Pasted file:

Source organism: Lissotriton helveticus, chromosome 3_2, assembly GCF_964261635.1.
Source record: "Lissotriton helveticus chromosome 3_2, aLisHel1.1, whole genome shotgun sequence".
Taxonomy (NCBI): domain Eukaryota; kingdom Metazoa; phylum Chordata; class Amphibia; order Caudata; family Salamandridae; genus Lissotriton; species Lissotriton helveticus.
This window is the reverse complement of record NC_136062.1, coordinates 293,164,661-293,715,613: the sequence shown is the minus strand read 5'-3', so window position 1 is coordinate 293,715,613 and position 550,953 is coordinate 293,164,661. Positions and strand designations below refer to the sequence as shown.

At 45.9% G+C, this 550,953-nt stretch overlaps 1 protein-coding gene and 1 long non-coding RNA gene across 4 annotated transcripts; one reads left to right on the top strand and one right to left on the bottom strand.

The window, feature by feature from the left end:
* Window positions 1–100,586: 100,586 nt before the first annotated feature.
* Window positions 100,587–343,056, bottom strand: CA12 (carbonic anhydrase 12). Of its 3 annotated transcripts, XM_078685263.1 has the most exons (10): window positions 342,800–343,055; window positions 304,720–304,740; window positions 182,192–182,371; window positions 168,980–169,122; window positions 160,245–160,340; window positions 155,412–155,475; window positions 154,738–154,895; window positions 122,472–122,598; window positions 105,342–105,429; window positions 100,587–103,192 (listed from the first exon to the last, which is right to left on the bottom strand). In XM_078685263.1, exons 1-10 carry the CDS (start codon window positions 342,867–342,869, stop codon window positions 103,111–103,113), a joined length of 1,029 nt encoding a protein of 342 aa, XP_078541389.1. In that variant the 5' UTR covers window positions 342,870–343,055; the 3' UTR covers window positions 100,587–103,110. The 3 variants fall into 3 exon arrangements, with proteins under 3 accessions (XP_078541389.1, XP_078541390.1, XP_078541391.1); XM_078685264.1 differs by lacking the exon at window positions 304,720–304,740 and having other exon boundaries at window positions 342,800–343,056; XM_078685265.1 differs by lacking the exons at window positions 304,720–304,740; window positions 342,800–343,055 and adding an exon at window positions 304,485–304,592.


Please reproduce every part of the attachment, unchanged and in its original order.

Source organism: Lissotriton helveticus, chromosome 3_2, assembly GCF_964261635.1.
Source record: "Lissotriton helveticus chromosome 3_2, aLisHel1.1, whole genome shotgun sequence".
Taxonomy (NCBI): domain Eukaryota; kingdom Metazoa; phylum Chordata; class Amphibia; order Caudata; family Salamandridae; genus Lissotriton; species Lissotriton helveticus.
This window is the reverse complement of record NC_136062.1, coordinates 293,164,661-293,715,613: the sequence shown is the minus strand read 5'-3', so window position 1 is coordinate 293,715,613 and position 550,953 is coordinate 293,164,661. Positions and strand designations below refer to the sequence as shown.

At 45.9% G+C, this 550,953-nt stretch overlaps 1 protein-coding gene and 1 long non-coding RNA gene across 4 annotated transcripts; one reads left to right on the top strand and one right to left on the bottom strand.

The window, feature by feature from the left end:
* Window positions 1–100,586: 100,586 nt before the first annotated feature.
* Window positions 100,587–343,056, bottom strand: CA12 (carbonic anhydrase 12). Of its 3 annotated transcripts, XM_078685263.1 has the most exons (10): window positions 342,800–343,055; window positions 304,720–304,740; window positions 182,192–182,371; window positions 168,980–169,122; window positions 160,245–160,340; window positions 155,412–155,475; window positions 154,738–154,895; window positions 122,472–122,598; window positions 105,342–105,429; window positions 100,587–103,192 (listed from the first exon to the last, which is right to left on the bottom strand). In XM_078685263.1, exons 1-10 carry the CDS (start codon window positions 342,867–342,869, stop codon window positions 103,111–103,113), a joined length of 1,029 nt encoding a protein of 342 aa, XP_078541389.1. In that variant the 5' UTR covers window positions 342,870–343,055; the 3' UTR covers window positions 100,587–103,110. The 3 variants fall into 3 exon arrangements, with proteins under 3 accessions (XP_078541389.1, XP_078541390.1, XP_078541391.1); XM_078685264.1 differs by lacking the exon at window positions 304,720–304,740 and having other exon boundaries at window positions 342,800–343,056; XM_078685265.1 differs by lacking the exons at window positions 304,720–304,740; window positions 342,800–343,055 and adding an exon at window positions 304,485–304,592.